Photo: Brian Finke/NatGeo

Food waste is not only a terrible thing when 15 million U.S. households are food insecure but the one-third of our food supply that we waste is a major contributor to climate change. Yesterday was Stop Foodwaste Day and while most people likely they don’t think they waste THAT much food, more than 80 percent of food waste has been traced to homes and consumer-facing businesses. This issue is also difficult to tackle considering how we live our lives. NatGeo explained that research indicates our problem with food waste stems from the fact that “We have some irrational tendencies, some aspirations that don’t match reality, and some major blind spots. Not to mention busy schedules that don’t always align with when the avocado on the counter finally ripens.”

Dana Gunders, author of the Waste-Free Kitchen Handbook told NatGeo that a big part of the issue is that there isn’t enough awareness, she added that “I think there’s still a disconnect between being aware that this is a global problem and connecting that to what you’re actually doing when you scrape your plate into the garbage.”

Here are some of the leading causes of household food waste in America:

Labels aren’t always accurate, we need to use our own senses:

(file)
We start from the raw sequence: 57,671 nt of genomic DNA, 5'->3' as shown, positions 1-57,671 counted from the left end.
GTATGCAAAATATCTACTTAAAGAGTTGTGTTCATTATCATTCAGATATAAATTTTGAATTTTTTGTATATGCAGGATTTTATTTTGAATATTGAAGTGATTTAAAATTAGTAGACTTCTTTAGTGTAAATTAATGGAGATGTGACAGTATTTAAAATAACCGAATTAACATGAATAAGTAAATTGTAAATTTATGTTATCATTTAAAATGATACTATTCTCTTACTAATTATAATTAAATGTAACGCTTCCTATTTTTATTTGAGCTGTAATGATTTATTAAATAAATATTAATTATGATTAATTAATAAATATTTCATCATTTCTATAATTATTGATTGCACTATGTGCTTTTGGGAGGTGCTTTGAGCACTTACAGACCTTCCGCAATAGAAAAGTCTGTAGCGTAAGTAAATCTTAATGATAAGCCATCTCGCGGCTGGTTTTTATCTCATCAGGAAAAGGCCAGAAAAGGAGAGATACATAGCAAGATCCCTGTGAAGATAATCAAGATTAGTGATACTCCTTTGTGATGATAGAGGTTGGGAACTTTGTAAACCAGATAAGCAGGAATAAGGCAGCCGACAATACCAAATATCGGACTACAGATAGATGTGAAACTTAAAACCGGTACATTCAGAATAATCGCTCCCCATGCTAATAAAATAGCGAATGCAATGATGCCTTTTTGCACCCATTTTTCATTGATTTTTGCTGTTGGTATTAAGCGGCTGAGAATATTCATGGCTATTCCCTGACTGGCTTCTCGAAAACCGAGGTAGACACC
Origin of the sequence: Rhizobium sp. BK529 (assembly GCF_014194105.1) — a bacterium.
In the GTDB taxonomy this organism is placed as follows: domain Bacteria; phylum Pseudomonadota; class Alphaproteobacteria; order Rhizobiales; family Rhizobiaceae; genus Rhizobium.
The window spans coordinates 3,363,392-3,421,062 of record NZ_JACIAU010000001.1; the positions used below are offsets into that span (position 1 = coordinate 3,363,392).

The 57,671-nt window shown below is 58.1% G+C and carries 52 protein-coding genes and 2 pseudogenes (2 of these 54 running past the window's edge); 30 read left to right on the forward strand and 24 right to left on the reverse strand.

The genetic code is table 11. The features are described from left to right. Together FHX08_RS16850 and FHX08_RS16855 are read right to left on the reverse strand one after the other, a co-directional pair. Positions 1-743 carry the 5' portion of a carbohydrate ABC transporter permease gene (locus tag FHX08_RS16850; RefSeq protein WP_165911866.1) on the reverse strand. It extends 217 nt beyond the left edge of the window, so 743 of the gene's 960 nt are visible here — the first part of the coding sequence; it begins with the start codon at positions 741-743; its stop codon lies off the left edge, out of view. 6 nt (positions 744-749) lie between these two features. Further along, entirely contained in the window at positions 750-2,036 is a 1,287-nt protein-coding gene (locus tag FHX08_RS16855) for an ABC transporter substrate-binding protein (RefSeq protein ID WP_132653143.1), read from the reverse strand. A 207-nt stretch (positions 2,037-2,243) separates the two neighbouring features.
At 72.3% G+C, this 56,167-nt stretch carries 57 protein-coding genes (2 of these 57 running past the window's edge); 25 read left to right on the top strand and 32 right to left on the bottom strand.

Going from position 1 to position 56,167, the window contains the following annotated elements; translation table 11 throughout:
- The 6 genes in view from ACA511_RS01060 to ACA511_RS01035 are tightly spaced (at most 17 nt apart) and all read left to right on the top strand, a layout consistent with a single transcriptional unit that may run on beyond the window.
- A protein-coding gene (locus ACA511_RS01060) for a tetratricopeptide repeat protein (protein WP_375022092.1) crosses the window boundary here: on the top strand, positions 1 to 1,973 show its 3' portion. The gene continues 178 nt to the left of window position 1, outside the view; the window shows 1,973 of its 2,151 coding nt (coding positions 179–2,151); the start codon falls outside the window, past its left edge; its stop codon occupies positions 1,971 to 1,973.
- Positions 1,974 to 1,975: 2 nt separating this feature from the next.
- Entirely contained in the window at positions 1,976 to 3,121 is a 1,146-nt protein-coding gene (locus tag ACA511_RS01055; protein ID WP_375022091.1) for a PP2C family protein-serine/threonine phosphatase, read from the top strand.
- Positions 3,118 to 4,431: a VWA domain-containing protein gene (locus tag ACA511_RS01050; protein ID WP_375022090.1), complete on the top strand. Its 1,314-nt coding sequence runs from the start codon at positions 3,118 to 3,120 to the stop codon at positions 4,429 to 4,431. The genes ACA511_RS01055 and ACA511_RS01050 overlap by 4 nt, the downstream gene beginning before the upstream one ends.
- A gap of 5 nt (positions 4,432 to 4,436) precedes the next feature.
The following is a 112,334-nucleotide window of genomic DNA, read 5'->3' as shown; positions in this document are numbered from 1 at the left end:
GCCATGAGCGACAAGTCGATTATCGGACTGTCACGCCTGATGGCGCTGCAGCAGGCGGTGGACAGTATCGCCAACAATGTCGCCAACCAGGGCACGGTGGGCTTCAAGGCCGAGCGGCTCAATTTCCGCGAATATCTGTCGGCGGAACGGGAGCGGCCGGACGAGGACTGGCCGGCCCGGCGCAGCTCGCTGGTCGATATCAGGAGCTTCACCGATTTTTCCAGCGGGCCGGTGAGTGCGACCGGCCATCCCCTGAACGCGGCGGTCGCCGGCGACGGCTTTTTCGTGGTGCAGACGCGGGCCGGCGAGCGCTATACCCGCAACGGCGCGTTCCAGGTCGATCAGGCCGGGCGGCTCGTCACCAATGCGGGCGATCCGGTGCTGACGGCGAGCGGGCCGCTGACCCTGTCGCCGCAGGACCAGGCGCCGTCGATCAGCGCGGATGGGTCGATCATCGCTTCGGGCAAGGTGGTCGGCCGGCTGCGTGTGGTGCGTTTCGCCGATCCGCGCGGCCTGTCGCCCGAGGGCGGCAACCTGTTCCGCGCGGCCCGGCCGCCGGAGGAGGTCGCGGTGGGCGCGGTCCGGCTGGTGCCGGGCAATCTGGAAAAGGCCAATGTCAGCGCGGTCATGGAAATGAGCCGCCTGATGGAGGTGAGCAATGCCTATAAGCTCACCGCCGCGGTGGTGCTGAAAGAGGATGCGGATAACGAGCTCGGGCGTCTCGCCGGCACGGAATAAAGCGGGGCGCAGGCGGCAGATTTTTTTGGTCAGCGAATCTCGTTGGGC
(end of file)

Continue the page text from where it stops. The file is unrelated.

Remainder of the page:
• Confusion over “best by,” “sell by,” “use by,” and other date labels leads Americans to throw away an estimated $29 billion of safe food every year. Advocates are trying to educate consumers and standardize the labels, which generally aren’t regulated and are often based on quality, not safety.

Perception of our own contribution is skewed:

  • A Natural Resources Defense Council study of food waste in several cities found that 76 percent of people think they throw away less food than the average American. Clearly, the math doesn’t add up.

We don’t make as big of an effort to reduce food waste if we compost:

  • Ohio State Food Waste Collaborative director Brian Roe explained that “Composting is not a bad thing, but you’d prefer to not create the food waste in the first place. It’s going to have a lot more social and environmental benefits.”

We wait too long to eat leftovers and they often end up going to waste:

Why This Matters: A lot of our attitudes about food don’t seem to line up with reality. Everything from how large we think our portion sizes should be to the fact that asking for leftovers at restaurants or events can feel taboo can all lead to demanding a higher supply of food than we actually need. We also have to learn how to shop realistically rather than aspirationally–life gets in the way most weeks which can result in the waste of the fresh produce we bought over the weekend (another reason why frozen veggies are a great item to have on hand!). When it comes to mitigating climate change, Project Drawdown ranks reducing food waste as the third most impactful action we can take, and increasing literacy around food waste is critical. Check out NatGeo journalist Rachael Jackson’s useful website, EatOrToss.com, to get guidance about the food in your fridge and recipes to help you minimize food waste.

Go Deeper: More and more companies and institutions are beginning to seriously address food like Google, hotels around the world and even school districts in places like Indiana.

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